Materials for language lessons

Archive for September, 2013

Medieval brain teasers

I have found these medieval brain teasers on pedagonet, maybe you will like them, too:
 
 
The Amulet
.

A strange man was one day found loitering in the courtyard of the castle, and the retainers, noticing that his speech had a foreign accent, suspected him of being a spy.

So the fellow was brought before Sir Hugh, who could make nothing of him. 

He ordered the varlet to be removed and examined, in order to discover whether any secret letters were concealed about him. 

All they found was a piece of parchment securely suspended from the neck, bearing this mysterious inscription:

To-day we know that Abracadabra was the supreme deity of the Assyrians, and this curious arrangement of the letters of the word was commonly worn in Europe as an amulet or charm against diseases. 

But Sir Hugh had never heard of it, and, regarding the document rather seriously, he sent for a learned priest.
“I pray you, Sir Clerk,” said he, “show me the true intent of this strange writing.”

“Sir Hugh,” replied the holy man, after he had spoken in a foreign tongue with the stranger, “it is but an amulet that this poor wight doth wear upon his breast to ward off the ague, the toothache, and such other afflictions of the body.”

“Then give the varlet food and raiment and set him on his way,” said Sir Hugh.
“Meanwhile, Sir Clerk, canst thou tell me in how many ways this word ‘Abracadabra’ may be read on the amulet, always starting from the A at the top thereof?”

Place your pencil on the A at the top and count in how many different ways you can trace out the word downwards, always passing from a letter to an adjoining one.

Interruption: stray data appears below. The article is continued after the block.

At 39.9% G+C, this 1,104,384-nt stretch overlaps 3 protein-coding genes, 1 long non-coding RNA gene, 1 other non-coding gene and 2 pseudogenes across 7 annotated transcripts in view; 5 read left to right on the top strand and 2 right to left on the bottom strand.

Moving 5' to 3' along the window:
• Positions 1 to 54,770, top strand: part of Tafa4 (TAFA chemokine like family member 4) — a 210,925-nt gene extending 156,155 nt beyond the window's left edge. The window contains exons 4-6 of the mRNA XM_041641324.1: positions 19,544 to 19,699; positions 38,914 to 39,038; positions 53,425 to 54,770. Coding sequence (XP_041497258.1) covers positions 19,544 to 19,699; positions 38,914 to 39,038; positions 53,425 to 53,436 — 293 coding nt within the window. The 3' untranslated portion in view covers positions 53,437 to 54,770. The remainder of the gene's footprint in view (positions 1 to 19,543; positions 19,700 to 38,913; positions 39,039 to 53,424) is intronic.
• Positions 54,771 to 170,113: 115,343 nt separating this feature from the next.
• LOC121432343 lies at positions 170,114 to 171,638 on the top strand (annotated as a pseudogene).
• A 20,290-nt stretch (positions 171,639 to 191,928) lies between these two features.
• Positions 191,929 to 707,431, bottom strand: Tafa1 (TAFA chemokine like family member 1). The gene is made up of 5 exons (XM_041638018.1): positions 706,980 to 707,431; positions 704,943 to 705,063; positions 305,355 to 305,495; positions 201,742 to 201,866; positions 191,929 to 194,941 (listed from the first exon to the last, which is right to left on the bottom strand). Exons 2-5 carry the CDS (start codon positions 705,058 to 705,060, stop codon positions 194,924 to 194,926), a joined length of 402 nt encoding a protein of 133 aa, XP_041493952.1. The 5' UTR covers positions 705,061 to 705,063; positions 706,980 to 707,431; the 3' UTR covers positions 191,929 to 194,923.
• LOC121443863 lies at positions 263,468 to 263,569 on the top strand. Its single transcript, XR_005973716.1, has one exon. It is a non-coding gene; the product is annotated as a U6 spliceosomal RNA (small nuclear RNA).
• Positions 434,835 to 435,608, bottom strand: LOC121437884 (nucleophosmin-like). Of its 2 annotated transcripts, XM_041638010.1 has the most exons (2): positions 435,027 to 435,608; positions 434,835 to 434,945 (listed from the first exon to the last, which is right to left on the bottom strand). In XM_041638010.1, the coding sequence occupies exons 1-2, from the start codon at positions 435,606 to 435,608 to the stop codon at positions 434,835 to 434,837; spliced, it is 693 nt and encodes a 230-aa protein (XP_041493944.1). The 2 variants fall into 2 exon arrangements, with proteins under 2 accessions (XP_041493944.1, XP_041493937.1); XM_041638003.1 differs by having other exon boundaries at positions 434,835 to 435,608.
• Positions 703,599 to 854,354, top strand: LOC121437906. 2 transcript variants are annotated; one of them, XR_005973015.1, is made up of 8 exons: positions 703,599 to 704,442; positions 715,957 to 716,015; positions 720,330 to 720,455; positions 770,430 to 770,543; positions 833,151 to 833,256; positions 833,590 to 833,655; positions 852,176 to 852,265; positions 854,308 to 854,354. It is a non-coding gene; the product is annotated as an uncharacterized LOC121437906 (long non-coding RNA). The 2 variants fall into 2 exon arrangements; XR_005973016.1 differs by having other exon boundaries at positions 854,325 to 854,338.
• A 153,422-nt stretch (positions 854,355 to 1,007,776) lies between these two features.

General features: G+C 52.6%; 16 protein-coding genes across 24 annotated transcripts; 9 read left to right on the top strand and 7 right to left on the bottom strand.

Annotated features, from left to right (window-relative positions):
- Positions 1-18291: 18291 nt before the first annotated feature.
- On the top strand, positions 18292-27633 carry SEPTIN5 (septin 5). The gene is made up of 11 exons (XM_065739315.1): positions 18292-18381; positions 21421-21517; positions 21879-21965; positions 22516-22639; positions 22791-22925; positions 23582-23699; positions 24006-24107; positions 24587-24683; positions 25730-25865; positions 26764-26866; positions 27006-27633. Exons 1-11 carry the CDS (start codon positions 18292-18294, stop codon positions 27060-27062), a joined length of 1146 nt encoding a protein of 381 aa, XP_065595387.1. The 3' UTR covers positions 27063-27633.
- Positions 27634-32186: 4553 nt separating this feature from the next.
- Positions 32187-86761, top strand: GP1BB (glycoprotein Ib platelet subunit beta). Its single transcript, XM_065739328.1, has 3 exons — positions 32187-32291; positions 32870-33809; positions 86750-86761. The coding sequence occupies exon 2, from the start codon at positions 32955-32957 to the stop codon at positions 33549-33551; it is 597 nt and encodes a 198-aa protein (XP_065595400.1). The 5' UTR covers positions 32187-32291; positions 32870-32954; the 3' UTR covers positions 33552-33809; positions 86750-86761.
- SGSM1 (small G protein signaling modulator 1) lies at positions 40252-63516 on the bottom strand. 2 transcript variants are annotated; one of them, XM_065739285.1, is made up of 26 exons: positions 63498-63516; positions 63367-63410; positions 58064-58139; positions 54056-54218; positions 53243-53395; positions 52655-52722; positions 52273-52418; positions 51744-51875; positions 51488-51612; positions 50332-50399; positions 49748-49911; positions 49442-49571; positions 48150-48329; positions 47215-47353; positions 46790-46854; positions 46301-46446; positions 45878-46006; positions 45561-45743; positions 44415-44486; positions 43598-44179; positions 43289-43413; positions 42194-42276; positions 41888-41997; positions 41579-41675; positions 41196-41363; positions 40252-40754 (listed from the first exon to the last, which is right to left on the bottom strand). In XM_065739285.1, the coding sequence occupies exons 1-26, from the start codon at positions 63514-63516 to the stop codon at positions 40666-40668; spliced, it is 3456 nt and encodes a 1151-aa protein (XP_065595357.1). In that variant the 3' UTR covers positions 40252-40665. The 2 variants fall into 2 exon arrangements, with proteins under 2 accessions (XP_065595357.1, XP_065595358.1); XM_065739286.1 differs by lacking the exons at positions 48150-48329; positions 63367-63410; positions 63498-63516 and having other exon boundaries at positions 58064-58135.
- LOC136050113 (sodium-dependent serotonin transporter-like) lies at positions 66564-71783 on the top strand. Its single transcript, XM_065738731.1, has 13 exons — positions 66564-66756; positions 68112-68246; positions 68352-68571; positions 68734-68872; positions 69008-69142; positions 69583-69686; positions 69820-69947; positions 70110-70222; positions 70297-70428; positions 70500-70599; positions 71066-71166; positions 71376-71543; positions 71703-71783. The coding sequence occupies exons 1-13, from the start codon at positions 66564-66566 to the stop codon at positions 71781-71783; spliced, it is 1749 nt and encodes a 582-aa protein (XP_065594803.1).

The Amulet
Answer
The puzzle was to place your pencil on the A at the top of the amulet and count in how many different ways you could trace out the word “Abracadabra” downwards, always passing from a letter to an adjoining one.

“Now, mark ye, fine fellows,” said Sir Hugh to some who had besought him to explain, “that at the very first start there be two ways open: whichever B ye select, there will be two several ways of proceeding (twice times two are four); whichever R ye select, there be two ways of going on (twice times four are eight); and so on until the end. 

Each letter in order from A downwards may so be reached in 2, 4, 8, 16, 32, etc., ways. 

Therefore, as there be ten lines or steps in all from A to the bottom, all ye need do is to multiply ten 2’s together, and truly the result,1024, is the answer thou dost seek.”

 

The Four Princes

The dominions of a certain Eastern monarch formed a perfectly square tract of country.
It happened that the king one day discovered that his four sons were not only plotting against each other, but were in secret rebellion against himself. After consulting with his advisers he decided not to exile the princes, but to confine them to the four corners of the country, where each should be given a triangular territory of equal area, beyond the boundaries of which they would pass at the costof their lives.Now, the royal surveyor found himself confronted by great natural difficulties, owing to the wild character of the country.
The result was that while each was given exactly the same area, the four triangular districts were all of different shapes, somewhat in the manner shown in the illustration.

The puzzle is to give the three measurements for each of the four districts in the smallest possible numbers—all whole furlongs.
In other words, it is required to find (in the smallest possible numbers) four rational right-angled triangles of equal area.

The Four Princes
Answer :When Montucla, in his edition of Ozanam’s Recreations in Mathematics, declared that “No more than three right-angled triangles, equal to each other, can be found in whole numbers, but we may find as many as we choose in fractions,” he curiously overlooked the obvious fact that if you give all your sides a common denominator and then cancel that denominator you have the required answer in integers!Every reader should know that if we take any two numbers, m and n, then m2 + n2m2 – n2, and 2mn will be the three sides of a rational right-angled triangle.